Udzungwa forest partridge

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Udzungwa forest partridge
Scientific classification edit
Kingdom: Animalia
Phylum: Chordata
Class: Aves
Order: Galliformes
Family: Phasianidae
Genus: Xenoperdix
X. udzungwensis
Binomial name
Xenoperdix udzungwensis
Dinesen, Lehmberg, Svendsen, Hansen & Fjeldså, 1994

The Udzungwa forest partridge (Xenoperdix udzungwensis) also known as Udzungwa partridge is a small, approximately 29 centimetres (11 in) long, boldly barred, brownish partridge with rufous face, grey underparts, olive-brown crown and upperparts. It has a red bill, brown iris and yellow legs. Both sexes are similar.

Discovered only in 1991, this bird was first noticed as a pair of strange feet in a cooking pot in a Tanzanian forest camp. It inhabits and is endemic to forests of the Udzungwa Mountains in Tanzania. A second population from the Rubeho Mountains was initially believed to be a well-marked subspecies, but is now recognized to be specifically distinct.[2] The diet consists mainly of beetles, ants and seeds.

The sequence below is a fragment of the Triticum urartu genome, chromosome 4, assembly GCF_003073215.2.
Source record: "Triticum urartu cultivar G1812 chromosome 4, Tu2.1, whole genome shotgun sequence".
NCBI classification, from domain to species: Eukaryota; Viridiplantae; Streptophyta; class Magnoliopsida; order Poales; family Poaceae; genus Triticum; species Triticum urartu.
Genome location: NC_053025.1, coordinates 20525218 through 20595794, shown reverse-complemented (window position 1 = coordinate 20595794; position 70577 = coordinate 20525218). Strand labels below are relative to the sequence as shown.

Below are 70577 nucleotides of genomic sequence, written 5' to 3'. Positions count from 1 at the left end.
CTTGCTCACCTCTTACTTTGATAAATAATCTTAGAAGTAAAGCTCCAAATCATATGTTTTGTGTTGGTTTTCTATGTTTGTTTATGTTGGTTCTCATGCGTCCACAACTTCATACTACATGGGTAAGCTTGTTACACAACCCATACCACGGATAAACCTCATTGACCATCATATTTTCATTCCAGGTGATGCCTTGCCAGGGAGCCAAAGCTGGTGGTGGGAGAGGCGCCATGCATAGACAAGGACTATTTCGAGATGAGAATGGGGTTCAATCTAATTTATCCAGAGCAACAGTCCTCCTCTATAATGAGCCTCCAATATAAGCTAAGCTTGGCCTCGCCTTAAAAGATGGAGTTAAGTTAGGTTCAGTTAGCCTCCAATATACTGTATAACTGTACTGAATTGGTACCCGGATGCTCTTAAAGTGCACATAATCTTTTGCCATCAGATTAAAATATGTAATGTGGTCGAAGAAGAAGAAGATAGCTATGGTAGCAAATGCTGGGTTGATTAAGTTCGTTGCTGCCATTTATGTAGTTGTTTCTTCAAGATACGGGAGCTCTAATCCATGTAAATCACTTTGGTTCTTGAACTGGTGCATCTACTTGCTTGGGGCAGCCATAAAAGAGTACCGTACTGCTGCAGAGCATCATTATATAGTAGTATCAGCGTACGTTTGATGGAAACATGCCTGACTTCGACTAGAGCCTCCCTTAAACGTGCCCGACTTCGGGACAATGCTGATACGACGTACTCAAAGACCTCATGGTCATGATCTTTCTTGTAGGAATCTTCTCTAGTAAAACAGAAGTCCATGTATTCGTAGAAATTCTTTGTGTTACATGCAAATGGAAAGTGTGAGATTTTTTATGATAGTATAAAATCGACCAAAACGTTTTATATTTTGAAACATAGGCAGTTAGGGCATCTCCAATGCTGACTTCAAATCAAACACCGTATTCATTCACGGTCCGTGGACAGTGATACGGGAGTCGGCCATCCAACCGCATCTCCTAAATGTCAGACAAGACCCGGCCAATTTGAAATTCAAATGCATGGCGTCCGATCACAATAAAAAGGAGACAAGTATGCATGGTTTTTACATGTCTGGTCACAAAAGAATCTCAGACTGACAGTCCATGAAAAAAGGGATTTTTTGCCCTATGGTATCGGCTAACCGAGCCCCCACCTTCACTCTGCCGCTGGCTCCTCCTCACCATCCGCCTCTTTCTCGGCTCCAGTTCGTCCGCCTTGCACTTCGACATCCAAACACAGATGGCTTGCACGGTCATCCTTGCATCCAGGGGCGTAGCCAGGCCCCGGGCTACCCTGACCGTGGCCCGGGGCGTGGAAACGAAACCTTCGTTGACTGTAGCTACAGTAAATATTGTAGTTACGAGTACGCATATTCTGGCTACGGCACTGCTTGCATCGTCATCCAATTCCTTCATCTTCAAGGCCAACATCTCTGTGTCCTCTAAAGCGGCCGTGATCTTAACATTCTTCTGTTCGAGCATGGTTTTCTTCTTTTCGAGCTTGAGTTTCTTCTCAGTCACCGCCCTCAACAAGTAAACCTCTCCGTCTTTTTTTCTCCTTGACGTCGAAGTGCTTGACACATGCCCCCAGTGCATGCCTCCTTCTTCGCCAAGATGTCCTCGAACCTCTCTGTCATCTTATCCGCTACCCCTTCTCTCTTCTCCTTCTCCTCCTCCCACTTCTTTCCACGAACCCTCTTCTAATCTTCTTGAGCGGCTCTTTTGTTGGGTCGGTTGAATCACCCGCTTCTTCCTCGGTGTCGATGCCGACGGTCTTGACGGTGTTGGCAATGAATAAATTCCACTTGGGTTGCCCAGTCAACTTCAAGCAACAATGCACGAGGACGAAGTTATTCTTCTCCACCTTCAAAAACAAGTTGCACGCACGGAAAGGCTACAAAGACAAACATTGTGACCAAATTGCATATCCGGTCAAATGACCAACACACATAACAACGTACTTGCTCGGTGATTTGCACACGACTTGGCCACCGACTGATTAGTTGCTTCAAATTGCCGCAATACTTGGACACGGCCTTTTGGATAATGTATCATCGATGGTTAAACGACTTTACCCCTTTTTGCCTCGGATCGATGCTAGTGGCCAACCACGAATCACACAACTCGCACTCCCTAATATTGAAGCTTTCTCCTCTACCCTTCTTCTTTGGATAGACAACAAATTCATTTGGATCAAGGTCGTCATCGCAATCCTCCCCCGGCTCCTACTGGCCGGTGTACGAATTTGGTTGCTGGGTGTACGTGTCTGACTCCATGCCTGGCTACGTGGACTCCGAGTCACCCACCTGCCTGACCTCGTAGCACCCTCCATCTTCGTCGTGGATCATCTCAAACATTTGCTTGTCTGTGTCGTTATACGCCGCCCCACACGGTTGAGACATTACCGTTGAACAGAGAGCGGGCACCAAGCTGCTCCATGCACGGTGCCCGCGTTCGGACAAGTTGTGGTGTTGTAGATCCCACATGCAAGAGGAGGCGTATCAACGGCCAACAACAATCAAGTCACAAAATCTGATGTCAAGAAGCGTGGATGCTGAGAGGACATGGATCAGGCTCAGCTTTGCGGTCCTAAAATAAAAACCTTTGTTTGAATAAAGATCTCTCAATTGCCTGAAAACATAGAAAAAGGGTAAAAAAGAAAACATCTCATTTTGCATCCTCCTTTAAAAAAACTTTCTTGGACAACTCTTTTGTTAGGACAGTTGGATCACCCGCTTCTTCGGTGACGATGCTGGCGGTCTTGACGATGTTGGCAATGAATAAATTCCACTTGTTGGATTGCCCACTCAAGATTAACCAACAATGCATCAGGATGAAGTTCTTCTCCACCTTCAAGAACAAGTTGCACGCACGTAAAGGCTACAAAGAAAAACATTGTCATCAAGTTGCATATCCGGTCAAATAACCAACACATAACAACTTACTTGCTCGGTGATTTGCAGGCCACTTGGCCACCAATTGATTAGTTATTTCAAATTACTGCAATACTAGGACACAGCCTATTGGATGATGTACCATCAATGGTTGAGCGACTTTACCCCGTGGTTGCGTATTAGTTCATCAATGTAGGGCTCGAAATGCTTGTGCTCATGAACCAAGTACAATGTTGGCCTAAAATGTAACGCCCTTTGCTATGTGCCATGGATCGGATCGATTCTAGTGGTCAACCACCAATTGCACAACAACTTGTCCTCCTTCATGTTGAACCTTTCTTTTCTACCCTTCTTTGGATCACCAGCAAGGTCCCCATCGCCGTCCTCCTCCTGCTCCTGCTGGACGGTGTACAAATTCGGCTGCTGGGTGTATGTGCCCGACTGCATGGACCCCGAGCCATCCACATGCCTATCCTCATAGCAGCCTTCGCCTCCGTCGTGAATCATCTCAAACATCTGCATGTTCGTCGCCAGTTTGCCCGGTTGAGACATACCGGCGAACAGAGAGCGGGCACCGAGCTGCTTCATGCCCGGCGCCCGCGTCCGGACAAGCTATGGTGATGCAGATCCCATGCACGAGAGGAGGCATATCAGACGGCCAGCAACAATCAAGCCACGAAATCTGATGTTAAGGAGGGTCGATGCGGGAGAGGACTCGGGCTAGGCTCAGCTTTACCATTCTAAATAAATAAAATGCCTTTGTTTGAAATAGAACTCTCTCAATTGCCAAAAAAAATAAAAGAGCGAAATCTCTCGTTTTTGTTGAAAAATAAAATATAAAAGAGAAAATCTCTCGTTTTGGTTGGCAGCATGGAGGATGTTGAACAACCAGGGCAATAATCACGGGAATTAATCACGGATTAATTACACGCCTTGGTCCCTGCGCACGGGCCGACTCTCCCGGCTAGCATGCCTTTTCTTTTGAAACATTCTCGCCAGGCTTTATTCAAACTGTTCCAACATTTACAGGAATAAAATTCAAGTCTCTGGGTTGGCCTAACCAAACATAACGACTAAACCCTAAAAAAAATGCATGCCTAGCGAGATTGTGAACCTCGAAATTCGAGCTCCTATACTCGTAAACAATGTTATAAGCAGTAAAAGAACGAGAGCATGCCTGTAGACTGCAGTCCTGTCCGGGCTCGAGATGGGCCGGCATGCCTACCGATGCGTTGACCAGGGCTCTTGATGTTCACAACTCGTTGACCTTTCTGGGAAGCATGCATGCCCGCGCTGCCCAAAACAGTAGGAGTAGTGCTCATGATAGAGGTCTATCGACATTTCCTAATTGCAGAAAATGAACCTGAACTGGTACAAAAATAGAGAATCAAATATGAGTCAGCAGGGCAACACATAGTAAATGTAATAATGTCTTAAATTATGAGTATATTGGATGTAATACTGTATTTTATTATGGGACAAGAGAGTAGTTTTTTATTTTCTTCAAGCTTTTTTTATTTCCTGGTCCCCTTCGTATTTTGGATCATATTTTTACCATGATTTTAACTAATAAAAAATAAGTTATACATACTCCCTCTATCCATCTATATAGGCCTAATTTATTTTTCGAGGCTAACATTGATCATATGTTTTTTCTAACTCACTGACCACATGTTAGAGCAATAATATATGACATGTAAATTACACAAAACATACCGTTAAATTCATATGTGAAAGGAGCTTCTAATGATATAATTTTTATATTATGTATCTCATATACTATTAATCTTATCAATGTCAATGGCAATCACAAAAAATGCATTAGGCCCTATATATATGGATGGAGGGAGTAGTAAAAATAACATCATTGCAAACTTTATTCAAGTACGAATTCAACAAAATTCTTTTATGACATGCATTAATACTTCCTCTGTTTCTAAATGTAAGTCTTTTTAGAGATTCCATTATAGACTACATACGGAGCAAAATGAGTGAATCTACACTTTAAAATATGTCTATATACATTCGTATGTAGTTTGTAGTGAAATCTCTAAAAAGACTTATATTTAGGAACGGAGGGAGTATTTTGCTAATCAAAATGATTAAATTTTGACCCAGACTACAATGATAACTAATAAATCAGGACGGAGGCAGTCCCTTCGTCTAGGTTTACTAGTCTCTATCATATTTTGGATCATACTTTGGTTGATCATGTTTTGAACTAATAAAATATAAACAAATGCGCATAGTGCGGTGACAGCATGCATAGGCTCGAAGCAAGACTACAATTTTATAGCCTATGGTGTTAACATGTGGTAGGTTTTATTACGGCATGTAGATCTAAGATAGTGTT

Due to ongoing habitat loss, small population size, limited range and overhunting in some areas, the Udzungwa forest partridge is classified as Endangered on the IUCN Red List of Threatened Species.


  1. ^ BirdLife International (2012). "Xenoperdix udzungwensis". IUCN Red List of Threatened Species. Version 2013.2. International Union for Conservation of Nature. Retrieved 26 November 2013.
  2. ^ Bowie, Rauri C.K. & Fjeldså, Jon (2005): Genetic and morphological evidence for two species in the Udzungwa forest partridge. Journal of East African Natural History 94(1): 191–201. PDF fulltext Archived 2006-09-28 at the Wayback Machine

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